Tag Archives | Organizational Design

Scaling Up Startups in Corporate Settings

This ‘opinion’ on the question “What can startups and incumbents learn from each other and what are the biggest threats?” was originally published at innoboard.de.   In recent years, an increasing intensity in collaboration between incumbent companies and startups has been observed. Meanwhile, close to 80% of corporations and startups have already been or are […]

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Peer Group “Scaling-Up”: Initial Survey Results

This article was co-written with Frank Mattes.   As published in a recent post, we have initiated a Peer Group of leading European companies which share our view that Best Practices with respect to scaling up validated concepts (successfully emerging from the “Fuzzy Front End”) to business impact need to be in place to sustainably […]

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Four Models of Intrapreneurship Innovation

Research shows that growth fueled through organic innovation is more profitable than growth driven by acquisition, in part because the organizational capability required is vastly different. But the litmus test is: How can established organizations build successful new businesses through corporate entrepreneurship, also referred to as Intrapreneurship, on an ongoing basis? This is also one of the key questions that […]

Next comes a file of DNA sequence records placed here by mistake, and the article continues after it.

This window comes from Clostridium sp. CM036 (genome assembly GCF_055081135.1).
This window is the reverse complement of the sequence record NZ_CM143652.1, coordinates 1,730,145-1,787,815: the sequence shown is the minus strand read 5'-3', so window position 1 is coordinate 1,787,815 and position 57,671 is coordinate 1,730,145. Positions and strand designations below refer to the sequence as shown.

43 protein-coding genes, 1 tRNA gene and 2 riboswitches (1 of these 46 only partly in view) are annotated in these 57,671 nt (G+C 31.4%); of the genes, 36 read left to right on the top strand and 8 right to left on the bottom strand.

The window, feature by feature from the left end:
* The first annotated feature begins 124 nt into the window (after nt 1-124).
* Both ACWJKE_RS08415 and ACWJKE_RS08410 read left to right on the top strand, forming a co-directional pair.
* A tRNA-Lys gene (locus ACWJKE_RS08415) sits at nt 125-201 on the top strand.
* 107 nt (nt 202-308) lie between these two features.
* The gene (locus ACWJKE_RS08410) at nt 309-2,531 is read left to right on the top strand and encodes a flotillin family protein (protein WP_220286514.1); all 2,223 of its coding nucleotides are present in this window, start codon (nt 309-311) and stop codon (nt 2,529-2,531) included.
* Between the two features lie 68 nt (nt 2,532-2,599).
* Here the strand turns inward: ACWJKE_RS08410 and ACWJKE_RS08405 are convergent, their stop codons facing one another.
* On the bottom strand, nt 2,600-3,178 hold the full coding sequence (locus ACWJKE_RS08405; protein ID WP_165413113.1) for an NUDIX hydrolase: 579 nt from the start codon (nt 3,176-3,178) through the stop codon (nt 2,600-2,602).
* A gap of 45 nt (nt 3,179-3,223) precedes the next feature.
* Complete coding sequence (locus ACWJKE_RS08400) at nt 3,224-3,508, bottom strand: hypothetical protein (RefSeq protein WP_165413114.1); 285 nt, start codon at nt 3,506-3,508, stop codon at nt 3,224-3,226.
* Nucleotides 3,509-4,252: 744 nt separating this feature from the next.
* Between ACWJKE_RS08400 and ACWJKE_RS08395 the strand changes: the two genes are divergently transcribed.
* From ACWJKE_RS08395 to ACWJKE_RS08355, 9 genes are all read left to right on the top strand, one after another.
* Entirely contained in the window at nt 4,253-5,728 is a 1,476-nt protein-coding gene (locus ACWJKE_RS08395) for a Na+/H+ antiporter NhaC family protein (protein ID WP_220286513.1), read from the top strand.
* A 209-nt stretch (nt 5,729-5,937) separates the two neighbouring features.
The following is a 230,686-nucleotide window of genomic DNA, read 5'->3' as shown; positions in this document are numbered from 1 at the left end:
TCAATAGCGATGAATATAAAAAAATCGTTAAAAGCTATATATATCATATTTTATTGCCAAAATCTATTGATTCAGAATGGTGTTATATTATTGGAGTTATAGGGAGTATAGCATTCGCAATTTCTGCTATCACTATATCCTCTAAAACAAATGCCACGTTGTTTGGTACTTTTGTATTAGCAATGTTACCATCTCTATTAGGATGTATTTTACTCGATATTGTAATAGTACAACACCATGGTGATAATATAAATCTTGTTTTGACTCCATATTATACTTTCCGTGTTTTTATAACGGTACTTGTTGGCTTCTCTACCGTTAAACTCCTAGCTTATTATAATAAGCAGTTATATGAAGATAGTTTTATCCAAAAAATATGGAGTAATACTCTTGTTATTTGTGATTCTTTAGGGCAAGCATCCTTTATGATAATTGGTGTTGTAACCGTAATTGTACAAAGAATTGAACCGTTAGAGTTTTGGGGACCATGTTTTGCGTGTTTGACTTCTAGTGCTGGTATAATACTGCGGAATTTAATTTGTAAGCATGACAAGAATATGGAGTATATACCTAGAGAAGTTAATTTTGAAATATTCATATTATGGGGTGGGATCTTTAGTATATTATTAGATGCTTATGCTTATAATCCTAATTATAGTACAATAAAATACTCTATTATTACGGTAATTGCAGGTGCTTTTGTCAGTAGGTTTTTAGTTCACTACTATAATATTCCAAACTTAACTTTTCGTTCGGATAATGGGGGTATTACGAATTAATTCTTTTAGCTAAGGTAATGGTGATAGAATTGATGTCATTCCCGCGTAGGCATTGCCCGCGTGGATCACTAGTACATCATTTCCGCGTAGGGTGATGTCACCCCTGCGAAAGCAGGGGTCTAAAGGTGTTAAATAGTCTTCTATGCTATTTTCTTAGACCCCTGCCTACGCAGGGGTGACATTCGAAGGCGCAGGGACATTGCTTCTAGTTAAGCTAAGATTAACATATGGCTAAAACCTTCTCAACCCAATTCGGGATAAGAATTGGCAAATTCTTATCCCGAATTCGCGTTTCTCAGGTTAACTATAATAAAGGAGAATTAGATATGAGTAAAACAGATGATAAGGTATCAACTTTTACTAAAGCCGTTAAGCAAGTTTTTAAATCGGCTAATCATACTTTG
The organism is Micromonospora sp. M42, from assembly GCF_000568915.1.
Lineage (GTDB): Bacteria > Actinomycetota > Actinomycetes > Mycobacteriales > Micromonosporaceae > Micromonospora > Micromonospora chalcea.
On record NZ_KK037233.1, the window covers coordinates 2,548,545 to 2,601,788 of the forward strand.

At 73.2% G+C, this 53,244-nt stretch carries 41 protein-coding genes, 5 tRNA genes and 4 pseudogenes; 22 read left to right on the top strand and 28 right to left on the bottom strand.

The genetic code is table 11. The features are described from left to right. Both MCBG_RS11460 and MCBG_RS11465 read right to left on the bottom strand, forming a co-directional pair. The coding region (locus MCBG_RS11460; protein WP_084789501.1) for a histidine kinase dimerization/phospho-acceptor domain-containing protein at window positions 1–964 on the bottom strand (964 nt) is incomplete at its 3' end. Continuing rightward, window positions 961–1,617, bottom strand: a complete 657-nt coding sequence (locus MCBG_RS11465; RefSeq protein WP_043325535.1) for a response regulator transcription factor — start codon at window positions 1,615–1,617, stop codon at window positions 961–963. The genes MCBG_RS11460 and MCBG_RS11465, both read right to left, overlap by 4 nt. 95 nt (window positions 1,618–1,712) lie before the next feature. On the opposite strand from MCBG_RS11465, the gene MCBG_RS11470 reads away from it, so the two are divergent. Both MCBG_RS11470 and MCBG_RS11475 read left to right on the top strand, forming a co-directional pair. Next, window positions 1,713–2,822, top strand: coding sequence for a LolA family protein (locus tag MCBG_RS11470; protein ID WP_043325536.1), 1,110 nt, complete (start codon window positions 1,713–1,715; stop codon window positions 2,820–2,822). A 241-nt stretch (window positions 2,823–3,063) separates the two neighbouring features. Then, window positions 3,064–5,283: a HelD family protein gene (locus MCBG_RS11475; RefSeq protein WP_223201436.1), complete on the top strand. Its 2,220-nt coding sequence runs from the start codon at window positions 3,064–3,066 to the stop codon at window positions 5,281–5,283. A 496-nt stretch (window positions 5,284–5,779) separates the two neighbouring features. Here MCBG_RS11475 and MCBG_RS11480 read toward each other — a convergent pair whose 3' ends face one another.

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Scaling-Up: Crossing the Internal Chasm in Corporate Innovation

This article was co-written with Frank Mattes from Dual Innovation and innovation-3.   The race is on for companies to find big, explorative or even “disruptive” innovation ideas. ‘Disrupt yourself or someone else will’, it has been said. Almost every company shifts into overdrive to create ‘smart’ products, to turn a product business into a […]

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Organizational Models for Breakthrough Innovation

As we have suggested earlier, innovation activities that are radical or disruptive in nature, should be separated from incremental innovation around a company’s established core business. The main reasons are: Required capabilities, structures, approaches, success metrics and culture for radical/disruptive innovation are highly incompatible with those required for incremental innovation. Radical/disruptive innovation activities need full-time resources to get executed properly and time-efficiently. However, separation is a […]

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